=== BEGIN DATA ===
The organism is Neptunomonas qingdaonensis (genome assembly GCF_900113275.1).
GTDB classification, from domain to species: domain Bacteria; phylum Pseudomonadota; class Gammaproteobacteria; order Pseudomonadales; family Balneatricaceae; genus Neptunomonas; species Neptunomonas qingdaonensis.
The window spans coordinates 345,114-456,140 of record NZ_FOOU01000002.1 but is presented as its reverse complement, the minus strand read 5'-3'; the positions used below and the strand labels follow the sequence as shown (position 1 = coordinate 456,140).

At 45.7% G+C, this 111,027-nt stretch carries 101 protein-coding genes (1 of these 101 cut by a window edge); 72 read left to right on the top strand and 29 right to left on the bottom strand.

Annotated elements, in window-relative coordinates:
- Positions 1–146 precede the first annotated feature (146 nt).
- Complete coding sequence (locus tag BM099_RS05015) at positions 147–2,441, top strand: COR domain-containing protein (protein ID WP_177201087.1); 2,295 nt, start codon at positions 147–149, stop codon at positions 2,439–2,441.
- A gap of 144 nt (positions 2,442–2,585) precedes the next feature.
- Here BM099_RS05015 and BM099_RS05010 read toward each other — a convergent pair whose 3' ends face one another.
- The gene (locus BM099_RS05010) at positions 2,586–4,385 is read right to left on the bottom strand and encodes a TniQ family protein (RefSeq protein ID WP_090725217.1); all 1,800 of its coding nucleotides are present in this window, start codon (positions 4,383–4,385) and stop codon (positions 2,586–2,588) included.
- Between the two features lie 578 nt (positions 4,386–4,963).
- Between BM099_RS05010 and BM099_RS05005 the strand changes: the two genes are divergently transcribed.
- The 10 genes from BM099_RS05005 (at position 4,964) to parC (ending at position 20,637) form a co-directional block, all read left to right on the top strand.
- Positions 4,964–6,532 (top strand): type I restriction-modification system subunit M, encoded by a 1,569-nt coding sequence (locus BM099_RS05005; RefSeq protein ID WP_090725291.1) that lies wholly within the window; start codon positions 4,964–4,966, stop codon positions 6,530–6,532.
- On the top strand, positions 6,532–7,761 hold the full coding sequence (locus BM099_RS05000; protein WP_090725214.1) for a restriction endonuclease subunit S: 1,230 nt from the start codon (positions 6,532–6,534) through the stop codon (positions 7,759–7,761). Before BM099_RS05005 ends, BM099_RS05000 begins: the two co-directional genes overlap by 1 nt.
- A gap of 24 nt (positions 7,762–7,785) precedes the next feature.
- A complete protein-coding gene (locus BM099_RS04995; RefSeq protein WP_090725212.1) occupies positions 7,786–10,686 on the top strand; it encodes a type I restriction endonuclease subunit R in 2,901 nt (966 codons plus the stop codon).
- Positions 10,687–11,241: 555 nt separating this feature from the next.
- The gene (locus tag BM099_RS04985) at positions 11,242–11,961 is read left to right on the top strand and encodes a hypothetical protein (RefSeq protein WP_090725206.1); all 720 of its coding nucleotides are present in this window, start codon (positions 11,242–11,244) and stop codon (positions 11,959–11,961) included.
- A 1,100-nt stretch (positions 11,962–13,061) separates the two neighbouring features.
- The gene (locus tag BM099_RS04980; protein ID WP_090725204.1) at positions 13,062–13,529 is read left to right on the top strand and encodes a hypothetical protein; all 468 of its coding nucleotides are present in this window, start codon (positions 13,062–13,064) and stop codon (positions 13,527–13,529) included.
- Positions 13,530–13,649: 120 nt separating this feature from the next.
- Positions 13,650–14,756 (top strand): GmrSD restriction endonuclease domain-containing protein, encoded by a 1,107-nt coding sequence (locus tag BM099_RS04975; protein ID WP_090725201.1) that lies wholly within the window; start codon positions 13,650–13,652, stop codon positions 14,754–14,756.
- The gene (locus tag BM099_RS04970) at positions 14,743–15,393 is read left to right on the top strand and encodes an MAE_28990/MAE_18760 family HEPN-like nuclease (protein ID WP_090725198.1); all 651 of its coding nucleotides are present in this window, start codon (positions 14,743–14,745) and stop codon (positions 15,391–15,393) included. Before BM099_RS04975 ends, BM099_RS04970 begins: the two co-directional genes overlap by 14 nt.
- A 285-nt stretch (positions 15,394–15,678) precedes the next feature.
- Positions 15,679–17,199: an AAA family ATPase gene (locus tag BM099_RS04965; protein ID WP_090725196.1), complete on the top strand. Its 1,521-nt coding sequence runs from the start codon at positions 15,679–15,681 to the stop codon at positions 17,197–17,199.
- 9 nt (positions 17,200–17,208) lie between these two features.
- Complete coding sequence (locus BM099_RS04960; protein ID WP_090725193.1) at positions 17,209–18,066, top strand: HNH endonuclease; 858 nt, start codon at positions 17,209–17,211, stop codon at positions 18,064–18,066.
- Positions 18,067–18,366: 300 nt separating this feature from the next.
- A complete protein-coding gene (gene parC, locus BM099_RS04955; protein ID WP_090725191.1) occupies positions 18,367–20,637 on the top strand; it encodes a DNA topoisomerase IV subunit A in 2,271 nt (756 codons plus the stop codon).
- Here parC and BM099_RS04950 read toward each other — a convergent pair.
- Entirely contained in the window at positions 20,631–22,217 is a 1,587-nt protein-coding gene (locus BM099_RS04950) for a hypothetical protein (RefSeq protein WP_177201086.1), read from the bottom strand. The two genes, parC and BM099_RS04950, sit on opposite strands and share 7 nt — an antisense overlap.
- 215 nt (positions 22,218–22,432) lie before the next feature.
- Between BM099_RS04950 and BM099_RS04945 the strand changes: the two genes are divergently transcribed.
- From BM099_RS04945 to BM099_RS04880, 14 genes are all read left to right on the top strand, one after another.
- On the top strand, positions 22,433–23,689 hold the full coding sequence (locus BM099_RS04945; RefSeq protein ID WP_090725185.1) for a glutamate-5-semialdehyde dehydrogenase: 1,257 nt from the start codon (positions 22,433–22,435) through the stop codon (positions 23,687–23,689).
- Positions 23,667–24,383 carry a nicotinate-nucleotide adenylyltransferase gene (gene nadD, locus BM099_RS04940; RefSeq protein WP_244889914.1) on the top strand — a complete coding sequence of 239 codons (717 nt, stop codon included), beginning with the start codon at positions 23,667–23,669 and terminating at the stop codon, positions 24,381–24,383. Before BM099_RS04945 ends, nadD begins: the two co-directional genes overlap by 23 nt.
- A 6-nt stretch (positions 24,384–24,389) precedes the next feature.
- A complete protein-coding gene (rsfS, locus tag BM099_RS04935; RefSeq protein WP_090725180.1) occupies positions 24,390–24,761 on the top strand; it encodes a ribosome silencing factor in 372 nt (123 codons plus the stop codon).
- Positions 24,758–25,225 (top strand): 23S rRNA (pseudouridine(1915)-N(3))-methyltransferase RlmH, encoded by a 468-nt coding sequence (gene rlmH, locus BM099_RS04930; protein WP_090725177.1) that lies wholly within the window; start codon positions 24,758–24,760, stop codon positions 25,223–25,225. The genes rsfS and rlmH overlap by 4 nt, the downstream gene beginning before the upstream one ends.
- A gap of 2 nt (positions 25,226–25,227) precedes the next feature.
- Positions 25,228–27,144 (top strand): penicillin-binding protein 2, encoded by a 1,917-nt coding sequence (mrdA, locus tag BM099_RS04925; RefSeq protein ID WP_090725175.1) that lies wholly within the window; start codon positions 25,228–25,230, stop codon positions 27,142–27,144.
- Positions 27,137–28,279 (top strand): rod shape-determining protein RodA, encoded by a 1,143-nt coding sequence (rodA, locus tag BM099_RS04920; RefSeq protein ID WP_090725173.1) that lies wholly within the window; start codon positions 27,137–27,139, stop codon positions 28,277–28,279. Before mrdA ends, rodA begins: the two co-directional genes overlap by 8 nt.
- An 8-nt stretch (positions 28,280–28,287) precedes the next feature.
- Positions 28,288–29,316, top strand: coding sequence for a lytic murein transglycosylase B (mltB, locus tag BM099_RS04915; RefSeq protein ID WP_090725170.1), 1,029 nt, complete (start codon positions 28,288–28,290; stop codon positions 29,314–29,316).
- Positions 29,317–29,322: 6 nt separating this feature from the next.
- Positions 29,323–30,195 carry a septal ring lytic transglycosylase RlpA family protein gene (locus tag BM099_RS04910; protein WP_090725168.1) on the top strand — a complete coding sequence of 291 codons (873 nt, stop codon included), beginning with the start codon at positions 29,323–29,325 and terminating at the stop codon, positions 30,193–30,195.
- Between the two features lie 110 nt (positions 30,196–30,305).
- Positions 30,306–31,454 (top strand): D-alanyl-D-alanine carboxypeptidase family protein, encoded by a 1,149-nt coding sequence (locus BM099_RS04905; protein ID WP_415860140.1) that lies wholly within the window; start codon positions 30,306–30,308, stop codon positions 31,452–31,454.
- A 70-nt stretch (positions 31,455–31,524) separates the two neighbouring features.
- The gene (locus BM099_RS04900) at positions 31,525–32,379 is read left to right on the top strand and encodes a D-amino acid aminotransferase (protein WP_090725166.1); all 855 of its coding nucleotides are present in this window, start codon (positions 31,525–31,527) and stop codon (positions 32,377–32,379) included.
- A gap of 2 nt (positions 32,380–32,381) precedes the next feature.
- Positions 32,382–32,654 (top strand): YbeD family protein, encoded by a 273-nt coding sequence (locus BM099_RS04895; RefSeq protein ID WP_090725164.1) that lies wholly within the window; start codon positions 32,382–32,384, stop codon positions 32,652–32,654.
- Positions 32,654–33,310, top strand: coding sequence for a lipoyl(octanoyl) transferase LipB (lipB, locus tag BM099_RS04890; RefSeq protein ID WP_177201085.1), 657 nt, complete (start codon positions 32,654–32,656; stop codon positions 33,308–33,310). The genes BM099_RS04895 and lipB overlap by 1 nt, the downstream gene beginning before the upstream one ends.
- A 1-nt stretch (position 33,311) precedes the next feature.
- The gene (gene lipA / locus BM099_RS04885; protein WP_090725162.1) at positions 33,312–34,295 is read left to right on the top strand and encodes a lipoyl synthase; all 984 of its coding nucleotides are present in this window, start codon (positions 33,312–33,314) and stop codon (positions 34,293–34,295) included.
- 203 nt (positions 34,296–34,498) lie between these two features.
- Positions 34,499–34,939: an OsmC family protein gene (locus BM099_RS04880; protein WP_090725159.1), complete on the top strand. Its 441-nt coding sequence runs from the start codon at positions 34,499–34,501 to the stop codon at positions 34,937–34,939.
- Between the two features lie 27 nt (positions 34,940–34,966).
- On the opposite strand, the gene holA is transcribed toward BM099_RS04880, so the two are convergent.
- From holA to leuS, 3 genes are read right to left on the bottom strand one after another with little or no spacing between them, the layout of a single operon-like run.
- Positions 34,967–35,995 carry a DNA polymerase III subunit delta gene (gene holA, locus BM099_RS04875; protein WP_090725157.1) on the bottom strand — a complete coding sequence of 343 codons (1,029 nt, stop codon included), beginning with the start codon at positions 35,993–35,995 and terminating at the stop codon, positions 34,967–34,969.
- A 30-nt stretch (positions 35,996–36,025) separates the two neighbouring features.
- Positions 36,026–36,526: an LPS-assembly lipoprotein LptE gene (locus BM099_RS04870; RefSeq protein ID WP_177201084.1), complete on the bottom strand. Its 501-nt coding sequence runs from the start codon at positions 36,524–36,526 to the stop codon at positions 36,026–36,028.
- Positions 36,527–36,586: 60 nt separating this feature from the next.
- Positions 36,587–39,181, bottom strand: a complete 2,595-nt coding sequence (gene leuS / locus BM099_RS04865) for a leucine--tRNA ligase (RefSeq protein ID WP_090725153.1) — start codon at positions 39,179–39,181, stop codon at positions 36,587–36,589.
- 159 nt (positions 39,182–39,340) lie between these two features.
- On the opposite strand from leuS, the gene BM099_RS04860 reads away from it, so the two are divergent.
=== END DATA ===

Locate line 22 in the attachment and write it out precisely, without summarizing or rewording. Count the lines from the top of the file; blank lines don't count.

- Positions 13,530–13,649: 120 nt separating this feature from the next.